German stocks fell for a third day, posting their biggest weekly loss in more than a year, as a coalition partner’s withdrawal from the Greek government renewed concern about political uncertainty in the Mediterranean nation.
SAP lost 2.7 percent, falling to the lowest price in more than seven months, after Oracle Corp., the largest maker of database software, reported quarterly sales that missed estimates. Air Berlin Plc, Europe’s third-biggest discount carrier, climbed 4.1 percent after averting a strike.
The DAX retreated 1.8 percent to 7,789.24 in Frankfurt, its lowest level since April 24. The equity benchmark retreated 4.2 percent this week as investors prepared for a potential paring of stimulus later this year by the Federal Reserve. The gauge erased its advance for the quarter. The broader HDAX Index slid 1.7 percent today.
“Even Greece may have to come back for more money once again,” Ion-Marc Valahu, co-founder and fund manager at Clairinvest in Geneva, wrote in an e-mail. “The DAX, as much as other equity indexes across the world, is catching up to poor macro-economy fundamentals. All the liquidity poured in by central banks across the world only managed to delay the correction process.”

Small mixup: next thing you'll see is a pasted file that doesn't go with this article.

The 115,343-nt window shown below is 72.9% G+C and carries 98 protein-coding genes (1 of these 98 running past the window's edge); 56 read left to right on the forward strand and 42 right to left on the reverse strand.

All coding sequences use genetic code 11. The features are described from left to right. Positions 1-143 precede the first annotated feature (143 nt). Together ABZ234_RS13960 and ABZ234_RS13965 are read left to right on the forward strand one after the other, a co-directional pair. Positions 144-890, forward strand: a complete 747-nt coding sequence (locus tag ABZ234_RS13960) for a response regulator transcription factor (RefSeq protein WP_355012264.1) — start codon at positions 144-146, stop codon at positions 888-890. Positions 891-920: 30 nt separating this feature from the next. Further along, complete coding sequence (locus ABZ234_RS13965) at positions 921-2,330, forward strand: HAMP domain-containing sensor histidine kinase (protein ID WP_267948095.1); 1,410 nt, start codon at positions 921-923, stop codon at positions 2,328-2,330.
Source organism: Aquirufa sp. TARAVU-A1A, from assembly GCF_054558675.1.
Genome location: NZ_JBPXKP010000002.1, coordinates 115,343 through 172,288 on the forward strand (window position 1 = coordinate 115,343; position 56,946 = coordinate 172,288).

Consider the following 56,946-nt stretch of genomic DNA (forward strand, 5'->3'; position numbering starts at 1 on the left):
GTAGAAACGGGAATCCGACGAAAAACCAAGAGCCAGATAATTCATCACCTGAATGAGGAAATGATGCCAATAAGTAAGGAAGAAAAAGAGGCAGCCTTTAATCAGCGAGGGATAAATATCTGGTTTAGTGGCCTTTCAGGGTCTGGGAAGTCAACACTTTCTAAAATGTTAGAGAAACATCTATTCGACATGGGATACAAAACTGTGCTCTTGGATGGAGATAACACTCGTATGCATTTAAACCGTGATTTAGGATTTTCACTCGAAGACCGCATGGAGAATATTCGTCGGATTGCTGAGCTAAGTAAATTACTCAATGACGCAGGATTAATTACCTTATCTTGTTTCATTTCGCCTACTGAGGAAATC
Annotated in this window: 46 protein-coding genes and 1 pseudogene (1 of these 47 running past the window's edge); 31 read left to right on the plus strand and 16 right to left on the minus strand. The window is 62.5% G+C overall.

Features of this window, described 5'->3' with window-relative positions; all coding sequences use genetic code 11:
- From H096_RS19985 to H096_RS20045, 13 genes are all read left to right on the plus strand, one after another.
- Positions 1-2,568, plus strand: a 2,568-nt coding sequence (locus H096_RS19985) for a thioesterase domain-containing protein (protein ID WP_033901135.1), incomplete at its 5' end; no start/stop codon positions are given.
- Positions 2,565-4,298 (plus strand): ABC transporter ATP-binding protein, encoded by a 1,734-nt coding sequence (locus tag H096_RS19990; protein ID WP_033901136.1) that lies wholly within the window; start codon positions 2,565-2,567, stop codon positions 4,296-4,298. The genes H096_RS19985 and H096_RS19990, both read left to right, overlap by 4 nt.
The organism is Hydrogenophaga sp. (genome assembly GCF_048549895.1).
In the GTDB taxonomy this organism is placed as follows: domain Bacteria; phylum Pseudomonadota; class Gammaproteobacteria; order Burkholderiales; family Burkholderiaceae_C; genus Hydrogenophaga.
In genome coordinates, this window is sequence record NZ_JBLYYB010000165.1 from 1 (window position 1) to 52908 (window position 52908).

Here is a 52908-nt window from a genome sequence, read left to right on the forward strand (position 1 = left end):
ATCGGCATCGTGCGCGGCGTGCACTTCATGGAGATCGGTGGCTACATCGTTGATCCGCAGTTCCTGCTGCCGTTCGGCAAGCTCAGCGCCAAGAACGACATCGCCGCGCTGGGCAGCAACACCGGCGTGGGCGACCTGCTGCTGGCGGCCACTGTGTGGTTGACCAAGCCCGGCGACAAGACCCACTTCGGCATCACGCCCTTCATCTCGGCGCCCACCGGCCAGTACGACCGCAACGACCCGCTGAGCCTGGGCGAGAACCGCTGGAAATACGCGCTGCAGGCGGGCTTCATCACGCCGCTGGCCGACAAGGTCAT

In Greece, Prime Minister Antonis Samaras lost one of his two coalition partners over his closure of state broadcaster ERT, sparking concern about the government’s stability that sent bonds and shares sliding. The Democratic Left party instructed its ministers to quit Samaras’s government.
The total number of futures outstanding on the DAX rose to 197,319 contracts, after climbing to 204,950 earlier this month, the highest in three months, data compiled by Bloomberg showed.
The volume of shares changing hands in DAX-listed companies was 109 percent higher than the average of the past 30 days, according to the data.
SAP, the largest maker of business-management software, dropped 2.7 percent to 55.10 euros, its lowest price since Oct. 25. Oracle fell in U.S. trading after posting sales below estimates as customers shifted spending to group rivals’ business tools delivered via the Web.
Volkswagen AG, Europe’s biggest carmaker, dropped 2.1 percent to 149.95 euros. Bayerische Motoren Werke AG, the largest maker of luxury cars, fell 3.1 percent to 64.36 euros.
A gauge of automotive-related companies fell the most among the 19 industry groups in the Stoxx Europe 600 Index, dropping 2.7 percent.
Merck KGaA, the German maker of cancer drug Erbitux, fell 3.1 percent to 119.35 euros after Goldman Sachs gave the stock a sell rating in new coverage. Goldman said it is uncertain about factors that may help the company to grow.
Jenoptik AG, the optoelectronics supplier, sank 8.1 percent to 9.25 euros, its biggest drop since Nov. 8. HSBC Holdings Plc downgraded the stock to neutral from overweight, saying the gap between its price and those of its peers has been wiped out because of a recent rally. Jenoptik has gained 29 percent so far this year.
Air Berlin gained 4.1 percent to 2 euros. The Vereinigung Cockpit pilots’ union late yesterday said it abandoned a plan for a strike after the company made an improved wage offer.